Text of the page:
When Sally-Anne Croft veered off the hippie trail in 1976 and stepped into the arms of the Bhagwan Shree Rajneesh sect in Poona, a small community inland from Bombay, she thought she had found a peace she had known only in her dreams.
"The main tenets of the religion were 'Love, Life and Laughter'," Ms Croft, 45, said before she was extradited last July. "We achieved that in India but we were never accepted in America. Finally, the external pressures were so great that the community collapsed."
The Bhagwan's big idea - to spread his teachings across the US - seemed plausible from his idyllic eyrie in Poona, but it was to prove disastrous in the face of American conservatism and the sect's own insularity.
When he decided to set up a commune in Antelope, Oregon, in 1981, renaming the 66,000-acre Big Muddy Ranch "Rajneeshpuram", the locals were understandably perturbed. They were suspicious of the 6,000 Rajneeshees with their orange robes and strange ways.
Their main concern, that the outsiders would take over the local political system were, in part, justified. The Rajneeshees did want to instigate change, but from within the democratic framework. However, when that extended to busing in down-and-outs and registering them to vote, tensions began to mount.
"Bag a Bhagwan" bumper stickers appeared on cars, and one opponent of the commune planted a bomb. In response, an inner group of the Bhagwan's followers infected food in local restaurants with salmonella. More than 700 people were taken to hospital. Add to that evidence the group was buying arms and the reasons for the almost pathological hatred of the group becomes clear.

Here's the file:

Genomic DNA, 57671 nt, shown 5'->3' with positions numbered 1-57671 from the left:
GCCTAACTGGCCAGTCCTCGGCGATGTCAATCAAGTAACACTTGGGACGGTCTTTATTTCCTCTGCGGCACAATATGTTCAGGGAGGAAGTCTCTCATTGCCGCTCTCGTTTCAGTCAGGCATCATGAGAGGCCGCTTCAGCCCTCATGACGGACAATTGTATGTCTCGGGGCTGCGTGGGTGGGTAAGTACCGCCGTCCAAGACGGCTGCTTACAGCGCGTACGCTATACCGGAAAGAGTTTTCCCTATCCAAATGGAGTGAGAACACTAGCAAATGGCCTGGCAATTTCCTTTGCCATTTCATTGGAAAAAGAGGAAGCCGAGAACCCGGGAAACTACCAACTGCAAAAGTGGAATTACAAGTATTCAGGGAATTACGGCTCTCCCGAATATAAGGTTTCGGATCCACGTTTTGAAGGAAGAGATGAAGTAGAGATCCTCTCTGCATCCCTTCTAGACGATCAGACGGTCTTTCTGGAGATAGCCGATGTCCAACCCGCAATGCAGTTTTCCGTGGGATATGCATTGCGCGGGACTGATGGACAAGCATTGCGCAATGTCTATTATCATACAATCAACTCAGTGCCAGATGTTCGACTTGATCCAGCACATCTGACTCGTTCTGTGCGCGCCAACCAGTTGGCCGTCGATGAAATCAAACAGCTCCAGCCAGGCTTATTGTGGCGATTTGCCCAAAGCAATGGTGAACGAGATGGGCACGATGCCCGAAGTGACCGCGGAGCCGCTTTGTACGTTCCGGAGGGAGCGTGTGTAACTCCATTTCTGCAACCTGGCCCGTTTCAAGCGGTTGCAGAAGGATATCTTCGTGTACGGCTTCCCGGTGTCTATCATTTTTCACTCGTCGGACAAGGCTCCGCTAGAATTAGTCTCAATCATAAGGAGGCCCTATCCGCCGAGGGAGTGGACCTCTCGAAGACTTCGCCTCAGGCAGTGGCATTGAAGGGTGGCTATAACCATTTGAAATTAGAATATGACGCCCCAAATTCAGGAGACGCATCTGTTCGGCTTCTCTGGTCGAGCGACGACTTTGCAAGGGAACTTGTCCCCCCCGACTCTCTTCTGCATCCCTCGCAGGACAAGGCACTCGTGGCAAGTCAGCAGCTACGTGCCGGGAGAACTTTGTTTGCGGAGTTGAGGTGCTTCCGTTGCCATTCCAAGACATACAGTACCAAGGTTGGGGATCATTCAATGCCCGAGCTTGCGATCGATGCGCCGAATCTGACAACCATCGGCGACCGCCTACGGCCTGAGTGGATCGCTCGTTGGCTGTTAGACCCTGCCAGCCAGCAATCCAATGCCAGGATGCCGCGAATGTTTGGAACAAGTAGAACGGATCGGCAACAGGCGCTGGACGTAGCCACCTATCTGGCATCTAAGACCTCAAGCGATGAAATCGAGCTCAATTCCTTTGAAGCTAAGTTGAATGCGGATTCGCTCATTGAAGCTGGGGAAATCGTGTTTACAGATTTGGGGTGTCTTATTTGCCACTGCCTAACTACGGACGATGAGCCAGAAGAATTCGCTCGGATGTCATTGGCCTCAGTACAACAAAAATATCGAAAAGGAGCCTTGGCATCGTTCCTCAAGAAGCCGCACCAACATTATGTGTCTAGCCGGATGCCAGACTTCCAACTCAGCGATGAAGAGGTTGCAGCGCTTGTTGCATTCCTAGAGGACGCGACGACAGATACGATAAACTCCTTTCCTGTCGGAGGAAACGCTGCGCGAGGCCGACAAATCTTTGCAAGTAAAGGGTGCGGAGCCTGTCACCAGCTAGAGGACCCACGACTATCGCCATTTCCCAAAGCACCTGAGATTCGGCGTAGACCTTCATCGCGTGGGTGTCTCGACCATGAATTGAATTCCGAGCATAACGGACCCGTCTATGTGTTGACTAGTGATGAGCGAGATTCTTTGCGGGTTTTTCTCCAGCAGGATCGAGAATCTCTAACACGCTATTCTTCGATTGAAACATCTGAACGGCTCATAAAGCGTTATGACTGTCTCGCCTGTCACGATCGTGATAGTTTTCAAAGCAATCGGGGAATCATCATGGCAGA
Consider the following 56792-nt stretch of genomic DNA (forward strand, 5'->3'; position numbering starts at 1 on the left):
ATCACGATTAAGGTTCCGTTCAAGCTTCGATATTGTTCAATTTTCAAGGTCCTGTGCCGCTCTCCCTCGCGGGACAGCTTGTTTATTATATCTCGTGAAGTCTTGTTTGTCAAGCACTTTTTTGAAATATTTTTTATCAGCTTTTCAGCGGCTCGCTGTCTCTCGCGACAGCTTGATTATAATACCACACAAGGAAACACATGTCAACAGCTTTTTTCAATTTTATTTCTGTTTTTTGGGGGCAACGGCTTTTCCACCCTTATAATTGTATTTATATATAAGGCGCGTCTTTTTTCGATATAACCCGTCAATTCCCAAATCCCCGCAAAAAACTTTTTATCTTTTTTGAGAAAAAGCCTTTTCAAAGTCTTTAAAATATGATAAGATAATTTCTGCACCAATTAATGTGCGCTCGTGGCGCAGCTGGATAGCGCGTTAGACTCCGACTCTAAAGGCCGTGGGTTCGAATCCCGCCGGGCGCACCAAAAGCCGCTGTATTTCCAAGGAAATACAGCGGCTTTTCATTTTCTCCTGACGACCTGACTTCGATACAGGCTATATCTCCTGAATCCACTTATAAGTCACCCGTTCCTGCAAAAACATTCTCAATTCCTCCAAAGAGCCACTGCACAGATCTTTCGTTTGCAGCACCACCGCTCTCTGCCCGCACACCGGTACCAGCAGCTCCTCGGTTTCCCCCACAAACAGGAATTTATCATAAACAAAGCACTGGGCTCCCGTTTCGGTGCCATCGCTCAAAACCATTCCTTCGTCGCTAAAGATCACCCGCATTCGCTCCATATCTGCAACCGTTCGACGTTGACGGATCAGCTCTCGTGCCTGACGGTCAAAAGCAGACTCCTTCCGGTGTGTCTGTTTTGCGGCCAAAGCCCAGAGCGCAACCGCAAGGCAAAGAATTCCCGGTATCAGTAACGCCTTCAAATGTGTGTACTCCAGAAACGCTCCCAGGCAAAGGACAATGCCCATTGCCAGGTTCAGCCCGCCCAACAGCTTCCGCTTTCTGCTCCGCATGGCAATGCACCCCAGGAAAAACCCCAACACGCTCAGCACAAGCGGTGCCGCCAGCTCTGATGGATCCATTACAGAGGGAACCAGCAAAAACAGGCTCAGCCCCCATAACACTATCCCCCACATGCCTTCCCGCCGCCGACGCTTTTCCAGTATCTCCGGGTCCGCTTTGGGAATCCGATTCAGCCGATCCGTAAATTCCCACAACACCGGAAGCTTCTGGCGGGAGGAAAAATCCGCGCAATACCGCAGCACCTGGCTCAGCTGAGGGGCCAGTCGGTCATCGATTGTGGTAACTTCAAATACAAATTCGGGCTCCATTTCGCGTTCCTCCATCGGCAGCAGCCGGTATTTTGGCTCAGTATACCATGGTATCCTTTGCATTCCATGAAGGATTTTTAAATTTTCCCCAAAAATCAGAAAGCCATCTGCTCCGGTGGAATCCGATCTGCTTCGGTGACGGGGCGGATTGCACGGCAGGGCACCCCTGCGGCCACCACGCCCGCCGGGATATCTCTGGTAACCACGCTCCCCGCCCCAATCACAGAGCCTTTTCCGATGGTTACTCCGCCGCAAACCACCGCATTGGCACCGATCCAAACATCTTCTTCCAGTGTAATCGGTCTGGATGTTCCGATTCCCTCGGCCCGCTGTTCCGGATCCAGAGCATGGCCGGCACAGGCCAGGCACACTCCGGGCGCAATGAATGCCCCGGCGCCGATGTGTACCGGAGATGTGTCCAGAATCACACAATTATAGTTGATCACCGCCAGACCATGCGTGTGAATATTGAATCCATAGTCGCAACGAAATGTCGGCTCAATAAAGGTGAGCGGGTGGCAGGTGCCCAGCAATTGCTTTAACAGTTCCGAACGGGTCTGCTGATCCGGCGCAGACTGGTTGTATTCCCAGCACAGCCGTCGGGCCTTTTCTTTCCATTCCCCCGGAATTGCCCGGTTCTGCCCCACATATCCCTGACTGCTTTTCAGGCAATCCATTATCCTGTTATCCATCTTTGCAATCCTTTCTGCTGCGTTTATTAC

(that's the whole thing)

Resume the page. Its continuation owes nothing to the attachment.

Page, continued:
While Sally-Anne Croft was working as the sect's accountant, Susan Hagan, 48, was supervising the building of roads and dams within the community. She, too, had joined the sect in Poona but not out of conviction. A former husband wanted to join and, with their marriage under strain, she followed. Like Ms Croft, she turned her back on the religion when it began to collapse in 1985.
They both returned to England and forgot about their experiences. Ms Hagan worked as an aromatherapist and had two children. Ms Croft rose to a very senior rank within a City firm of accountants.
Then, in 1990, they learned of attempts to extradite them to America to face charges of conspiring to murder Charles Turner, the US district attorney who had been investigating the sect. They later learned that they had been implicated by other members who were granted immunity from prosecution, or reduced sentences.
Ms Hagan and Ms Croft always denied being part of any conspiracy. There was evidence that Mr Turner was put under surveillance and that guns were bought for a possible assassination attempt, but Mr Turner was never harmed.
For four years, the women fought extradition, earning support from Lords Scarman, Morris and Longford and securing the signatures of 80 MPs, including Tony Blair, on an early day motion calling for a debate in Parliament.
But after repeated applications for a judicial review of Mr Howard's decision not to reject the extradition request, the women ran out of legal avenues and agreed to go peacefully.
Almost exactly a year ago, bewildered and in tears, they were put on board an aircraft bound for Portland.